A Thai court sentenced two Burmese migrant workers to death on Thursday after convicting them of the 2014 murders of two British tourists on a holiday island in a case mired in controversy.
The battered bodies of backpackers Hannah Witheridge and David Miller were found on a beach on the island of Koh Tao in September 2014.
Following weeks of pressure to solve the case, police arrested Burmese migrant workers Zaw Lin and Win Zaw Tun and later said the two had confessed to the crimes.
The verdict and sentence follow an investigation and trial that triggered allegations of police incompetence, mishandling of evidence and torture of the suspects. Both later retracted their confessions saying they had been made under duress.
The long-awaited verdicts came after 21 days of witness hearings in a trial that began in July and ended in October. Allegations by defense lawyers of police incompetence and evidence mishandling dominated the trial.
As is customary in Thailand, where trials have no jury, a judge delivered the verdict and sentence and said the DNA tests by investigators were carried out to accepted standards.
The mother of one of the defendants broke down in tears as the judge delivered the death penalty in the court on Samui island, close to Koh Tao.
The judge said there was no weight to the two men’s claims that they had been tortured during interrogation by police.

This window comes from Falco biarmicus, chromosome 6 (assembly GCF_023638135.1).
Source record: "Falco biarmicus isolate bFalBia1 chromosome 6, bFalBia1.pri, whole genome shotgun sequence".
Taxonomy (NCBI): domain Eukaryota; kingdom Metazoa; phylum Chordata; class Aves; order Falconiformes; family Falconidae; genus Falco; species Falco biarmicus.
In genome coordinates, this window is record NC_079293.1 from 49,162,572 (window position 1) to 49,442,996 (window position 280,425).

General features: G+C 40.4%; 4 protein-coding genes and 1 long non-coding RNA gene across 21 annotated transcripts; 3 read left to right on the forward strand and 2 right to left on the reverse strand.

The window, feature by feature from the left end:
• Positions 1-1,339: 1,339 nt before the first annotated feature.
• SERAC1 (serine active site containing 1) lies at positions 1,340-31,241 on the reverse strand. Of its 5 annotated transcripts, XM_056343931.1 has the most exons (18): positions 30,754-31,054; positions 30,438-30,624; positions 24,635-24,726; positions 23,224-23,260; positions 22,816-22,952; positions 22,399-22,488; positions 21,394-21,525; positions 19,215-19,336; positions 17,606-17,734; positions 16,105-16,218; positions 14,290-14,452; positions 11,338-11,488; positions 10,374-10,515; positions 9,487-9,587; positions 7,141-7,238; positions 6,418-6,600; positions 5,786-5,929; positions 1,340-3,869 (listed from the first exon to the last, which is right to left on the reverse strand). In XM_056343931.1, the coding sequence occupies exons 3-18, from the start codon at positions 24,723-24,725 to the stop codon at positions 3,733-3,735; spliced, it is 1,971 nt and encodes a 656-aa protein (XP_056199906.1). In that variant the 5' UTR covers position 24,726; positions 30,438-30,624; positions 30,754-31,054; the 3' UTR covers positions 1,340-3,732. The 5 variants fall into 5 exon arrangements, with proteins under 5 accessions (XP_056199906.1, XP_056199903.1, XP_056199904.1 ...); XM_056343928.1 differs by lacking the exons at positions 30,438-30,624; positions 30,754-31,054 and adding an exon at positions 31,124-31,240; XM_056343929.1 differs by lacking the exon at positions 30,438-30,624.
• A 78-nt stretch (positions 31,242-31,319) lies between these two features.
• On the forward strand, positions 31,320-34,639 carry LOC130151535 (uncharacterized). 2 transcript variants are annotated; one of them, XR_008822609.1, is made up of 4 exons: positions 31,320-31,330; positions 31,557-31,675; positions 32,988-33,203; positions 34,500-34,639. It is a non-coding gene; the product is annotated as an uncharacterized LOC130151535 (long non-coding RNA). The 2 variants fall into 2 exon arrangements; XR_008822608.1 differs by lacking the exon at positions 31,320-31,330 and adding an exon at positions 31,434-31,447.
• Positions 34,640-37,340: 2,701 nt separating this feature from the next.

The defense said the two men would appeal.
The brutality of the murders dented Thailand’s image as a happy-go-lucky holiday paradise and raised serious questions about its treatment of migrant workers.
Police were widely accused of bungling the investigation, including failing to close off the island quickly and allowing potential suspects to escape.
Police said Witheridge was found bludgeoned to death and had been raped. Miller also suffered blows to his head.
A debate over DNA samples that police say link the two suspects to Witheridge’s body has been at the heart of the trial.
Defense lawyers had asked to retest crucial DNA samples taken from the bodies but authorities issued conflicting statements on DNA evidence and, at one point, said that it had been used up.
No independent re-testing of DNA evidence has been done in the case.